Creatine is a substance naturally occurring in meat which is a substrate for the formation of ATP within a muscle without using oxygen. The theory is if you don't have enough creatine in your body this system will be less effective in 1RM and short sprint efforts. Despite some negative initial research published in my formative years, it is generally believed to be safe and effective at a 5g/day intake, except in those with pre-existing conditions (like kidney disease). The primary side effect is weight gain - through muscle #gainz and water retention. The former is real and sticks with you, the latter goes away in a few days once you stop taking it.
The branched chain amino acids (BCAAs) are Leucine, Isoleucine and Valine, three essential amino acids which are used to build muscle. The theory with BCAAs is that you can provide your body with these specific muscle components without consuming the calories associated with a full protein source. This is a supplement to consider if you're trying to lose weight while maintaining or gaining strength (beware that most BCAA supplements contain artificial sweeteners because they're super bitter on their own).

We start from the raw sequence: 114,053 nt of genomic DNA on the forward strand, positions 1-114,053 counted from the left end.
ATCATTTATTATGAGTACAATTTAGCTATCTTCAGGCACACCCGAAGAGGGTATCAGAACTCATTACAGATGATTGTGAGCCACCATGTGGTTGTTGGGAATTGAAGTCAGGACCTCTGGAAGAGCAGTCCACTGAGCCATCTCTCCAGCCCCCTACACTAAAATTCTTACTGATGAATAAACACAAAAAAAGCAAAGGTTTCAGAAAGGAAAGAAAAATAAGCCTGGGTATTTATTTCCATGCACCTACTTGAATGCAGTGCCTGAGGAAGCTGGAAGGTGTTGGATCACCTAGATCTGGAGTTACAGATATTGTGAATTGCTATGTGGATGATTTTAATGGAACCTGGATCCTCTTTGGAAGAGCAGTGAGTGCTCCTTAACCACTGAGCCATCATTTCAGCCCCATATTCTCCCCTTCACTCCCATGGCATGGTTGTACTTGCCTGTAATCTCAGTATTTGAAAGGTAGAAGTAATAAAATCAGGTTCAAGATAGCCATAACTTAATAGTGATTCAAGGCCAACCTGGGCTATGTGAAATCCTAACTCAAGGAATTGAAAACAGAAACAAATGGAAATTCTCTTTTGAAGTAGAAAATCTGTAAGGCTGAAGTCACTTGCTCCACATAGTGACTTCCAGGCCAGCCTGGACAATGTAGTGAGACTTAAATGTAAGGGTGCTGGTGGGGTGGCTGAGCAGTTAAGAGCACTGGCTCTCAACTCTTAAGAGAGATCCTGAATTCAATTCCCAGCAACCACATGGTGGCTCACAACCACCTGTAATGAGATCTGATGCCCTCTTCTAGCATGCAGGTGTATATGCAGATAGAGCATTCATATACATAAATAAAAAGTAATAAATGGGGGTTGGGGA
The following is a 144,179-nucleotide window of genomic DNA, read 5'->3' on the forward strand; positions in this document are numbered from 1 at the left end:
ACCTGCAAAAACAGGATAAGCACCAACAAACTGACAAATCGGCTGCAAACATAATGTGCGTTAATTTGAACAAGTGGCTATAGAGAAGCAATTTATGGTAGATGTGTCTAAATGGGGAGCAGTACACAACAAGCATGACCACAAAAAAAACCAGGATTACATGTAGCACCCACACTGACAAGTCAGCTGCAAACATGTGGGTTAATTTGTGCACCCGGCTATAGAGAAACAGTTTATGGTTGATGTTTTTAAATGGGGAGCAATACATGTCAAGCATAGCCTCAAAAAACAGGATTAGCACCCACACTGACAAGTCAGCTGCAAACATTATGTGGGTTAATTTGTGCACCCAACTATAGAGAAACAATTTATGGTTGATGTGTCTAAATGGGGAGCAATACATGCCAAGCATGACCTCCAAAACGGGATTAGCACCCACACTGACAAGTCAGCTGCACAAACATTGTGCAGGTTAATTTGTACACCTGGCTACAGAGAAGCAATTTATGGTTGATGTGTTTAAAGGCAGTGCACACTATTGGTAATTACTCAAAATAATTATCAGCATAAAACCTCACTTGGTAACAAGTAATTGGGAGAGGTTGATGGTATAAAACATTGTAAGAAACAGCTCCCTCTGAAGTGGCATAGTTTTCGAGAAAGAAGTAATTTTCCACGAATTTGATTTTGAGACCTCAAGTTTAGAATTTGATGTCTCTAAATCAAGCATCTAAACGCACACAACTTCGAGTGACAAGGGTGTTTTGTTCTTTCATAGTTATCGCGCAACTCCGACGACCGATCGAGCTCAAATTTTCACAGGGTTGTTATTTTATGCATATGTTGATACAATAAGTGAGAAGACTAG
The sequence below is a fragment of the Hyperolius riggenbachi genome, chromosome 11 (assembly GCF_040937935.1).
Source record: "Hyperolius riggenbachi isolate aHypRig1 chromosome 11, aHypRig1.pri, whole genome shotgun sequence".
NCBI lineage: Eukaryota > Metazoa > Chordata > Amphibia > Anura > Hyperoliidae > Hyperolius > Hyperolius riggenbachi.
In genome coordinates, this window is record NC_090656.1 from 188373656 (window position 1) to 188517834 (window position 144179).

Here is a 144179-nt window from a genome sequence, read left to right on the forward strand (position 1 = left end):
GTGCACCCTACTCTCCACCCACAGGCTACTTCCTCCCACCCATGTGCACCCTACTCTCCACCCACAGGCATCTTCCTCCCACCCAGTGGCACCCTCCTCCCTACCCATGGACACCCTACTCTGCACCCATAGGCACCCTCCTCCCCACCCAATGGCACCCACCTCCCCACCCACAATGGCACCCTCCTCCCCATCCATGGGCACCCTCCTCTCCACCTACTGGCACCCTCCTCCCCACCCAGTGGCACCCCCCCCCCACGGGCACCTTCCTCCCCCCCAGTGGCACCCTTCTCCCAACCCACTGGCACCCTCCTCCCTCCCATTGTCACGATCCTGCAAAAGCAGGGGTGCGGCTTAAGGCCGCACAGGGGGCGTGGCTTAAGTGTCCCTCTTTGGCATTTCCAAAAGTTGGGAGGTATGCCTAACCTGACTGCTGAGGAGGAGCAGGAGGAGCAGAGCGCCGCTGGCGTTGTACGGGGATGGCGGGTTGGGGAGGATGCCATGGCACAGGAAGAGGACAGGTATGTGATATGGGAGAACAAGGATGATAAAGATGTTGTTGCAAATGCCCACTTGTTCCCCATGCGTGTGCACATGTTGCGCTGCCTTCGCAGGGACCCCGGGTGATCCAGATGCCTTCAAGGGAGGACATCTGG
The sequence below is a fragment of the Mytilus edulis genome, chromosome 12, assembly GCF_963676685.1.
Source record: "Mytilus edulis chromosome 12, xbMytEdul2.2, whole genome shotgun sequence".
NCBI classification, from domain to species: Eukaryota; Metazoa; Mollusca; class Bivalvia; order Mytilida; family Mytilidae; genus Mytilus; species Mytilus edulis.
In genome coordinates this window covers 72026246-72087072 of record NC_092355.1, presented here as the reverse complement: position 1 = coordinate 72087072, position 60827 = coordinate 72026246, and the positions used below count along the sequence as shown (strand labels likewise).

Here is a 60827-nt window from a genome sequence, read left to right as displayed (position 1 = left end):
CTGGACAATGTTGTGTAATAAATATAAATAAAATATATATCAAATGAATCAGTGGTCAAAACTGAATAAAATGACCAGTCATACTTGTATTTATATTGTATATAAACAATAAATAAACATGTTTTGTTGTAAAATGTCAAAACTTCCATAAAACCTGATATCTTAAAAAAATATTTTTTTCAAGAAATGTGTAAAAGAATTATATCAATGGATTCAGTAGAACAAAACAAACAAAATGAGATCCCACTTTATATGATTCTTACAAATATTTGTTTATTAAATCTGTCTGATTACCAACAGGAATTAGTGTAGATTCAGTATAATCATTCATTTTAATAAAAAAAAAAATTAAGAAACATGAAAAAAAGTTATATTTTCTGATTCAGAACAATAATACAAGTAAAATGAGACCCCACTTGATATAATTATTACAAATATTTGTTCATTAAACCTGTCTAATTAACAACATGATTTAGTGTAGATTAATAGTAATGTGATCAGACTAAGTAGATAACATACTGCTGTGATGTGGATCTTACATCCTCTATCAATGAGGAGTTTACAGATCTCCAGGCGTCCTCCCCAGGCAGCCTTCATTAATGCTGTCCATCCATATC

HMB is a metabolite of leucine, which is one of the branched-chain amino acids (BCAAs). The theory is that this compound helps to reduce muscle tissue breakdown even more than leucine in it's original form.
Beta Alanine is a metabolite of alanine, which is also an amino acid, but not a BCAA (so confusing). It becomes carnosine in the body, and is useful in improving muscular and anaerobic endurance, while decreasing fatigue and possibly helping to reduce fat mass. This is the ingredient in pre-workout supplements which can cause tingling called paresthesia (which is supposedly harmless). If you don't like this feeling, you may want to introduce this supplement slowly.
(If you are science minded and see anything in the above that doesn't jive with your understanding, please let me know!)